The South African presence in the Indian coaching bench has gained further weight after the BCCI today appointed Eric Simons, the former South Africa coach, as bowling consultant for the upcoming Test series against Bangladesh, and the Test and ODI series at home against South Africa that follow.
It has been learned that Simons spoke to Gary Kirsten, India's coach, last week and that was the first occasion he learned of the management's interest in him. Simon's appointment comes after former South African fast bowler Allan Donald's name cropped up last Tuesday, as one of the contenders for the vacant bowling coach position.
MS Dhoni, India's captain, recently admitted that the absence of a specialist bowling coach is hurting the team's performance. It was no understatement, because the inconsistency in the fast bowling department has remained a concern right from the World Twenty20. In England, Zaheer Khan had aggravated the shoulder injury he picked during the IPL in South Africa. His inability to go full throttle exposed the younger lot like Ishant Sharma and Praveen Kumar, and though Ashish Nehra was around he was just finding his own feet, having made a return after a long time. Things did not improve during the Champions Trophy, and India's problems were exacerbated during the home ODI series against Australia, which they lost 4-2.
During the recently concluded Sri Lanka series the Indian fast bowlers were lukewarm even if they improved on their death bowling, and in the current tri-series in Bangladesh they have been disappointing. They failed to defend a total of 279 against Sri Lanka and allowed Bangladesh to post 296.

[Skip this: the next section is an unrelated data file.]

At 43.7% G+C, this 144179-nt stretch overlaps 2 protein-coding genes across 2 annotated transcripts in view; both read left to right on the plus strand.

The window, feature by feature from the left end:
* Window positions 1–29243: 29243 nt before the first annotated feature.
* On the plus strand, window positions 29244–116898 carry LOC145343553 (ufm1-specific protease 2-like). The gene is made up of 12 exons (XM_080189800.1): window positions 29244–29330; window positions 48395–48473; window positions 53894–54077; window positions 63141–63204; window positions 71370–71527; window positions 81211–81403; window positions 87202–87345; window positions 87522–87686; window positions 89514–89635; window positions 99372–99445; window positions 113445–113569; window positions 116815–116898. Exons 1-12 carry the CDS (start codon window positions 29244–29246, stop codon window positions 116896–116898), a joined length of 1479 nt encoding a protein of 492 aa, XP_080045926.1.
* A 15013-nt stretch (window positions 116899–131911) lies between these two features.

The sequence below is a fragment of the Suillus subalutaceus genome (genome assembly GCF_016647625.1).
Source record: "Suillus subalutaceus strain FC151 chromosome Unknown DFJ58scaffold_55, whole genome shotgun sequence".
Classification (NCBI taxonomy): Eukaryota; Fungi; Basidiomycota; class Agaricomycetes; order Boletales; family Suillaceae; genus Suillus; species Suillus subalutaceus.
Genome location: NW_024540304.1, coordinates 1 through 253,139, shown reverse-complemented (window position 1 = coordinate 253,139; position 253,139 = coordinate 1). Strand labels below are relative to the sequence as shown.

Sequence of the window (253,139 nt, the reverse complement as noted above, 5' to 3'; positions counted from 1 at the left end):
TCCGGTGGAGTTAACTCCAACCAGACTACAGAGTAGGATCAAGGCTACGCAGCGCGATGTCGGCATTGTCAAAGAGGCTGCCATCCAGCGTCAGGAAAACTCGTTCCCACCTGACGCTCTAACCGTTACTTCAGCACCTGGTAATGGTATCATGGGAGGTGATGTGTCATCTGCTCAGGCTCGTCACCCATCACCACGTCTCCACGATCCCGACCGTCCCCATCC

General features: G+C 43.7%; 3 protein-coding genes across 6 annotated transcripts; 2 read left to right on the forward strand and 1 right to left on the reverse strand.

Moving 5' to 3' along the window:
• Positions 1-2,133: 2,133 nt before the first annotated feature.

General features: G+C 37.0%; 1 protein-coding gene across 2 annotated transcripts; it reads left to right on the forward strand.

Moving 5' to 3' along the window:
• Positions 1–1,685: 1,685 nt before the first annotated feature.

The 47-year-old Simons, who played 23 one-day internationals for South Africa and toured New Zealand in 1995, has a rich pedigree in the coaching profession and was South Africa's head coach from 2002-2004, a period when Kirsten played under him. Simons spread his first-class career, mostly with Western Province, over 17 seasons as a right-arm medium pacer and a handy lower middle order batsman.
He has never had any experience as a bowling coach except for the brief stint in the second IPL in South Africa last year, where he worked as a consultant with Royal Challengers Bangalore. Simons has worked in various capacities at the prestigious High Performance Centre in Pretoria along with the likes of Kepler Wessels.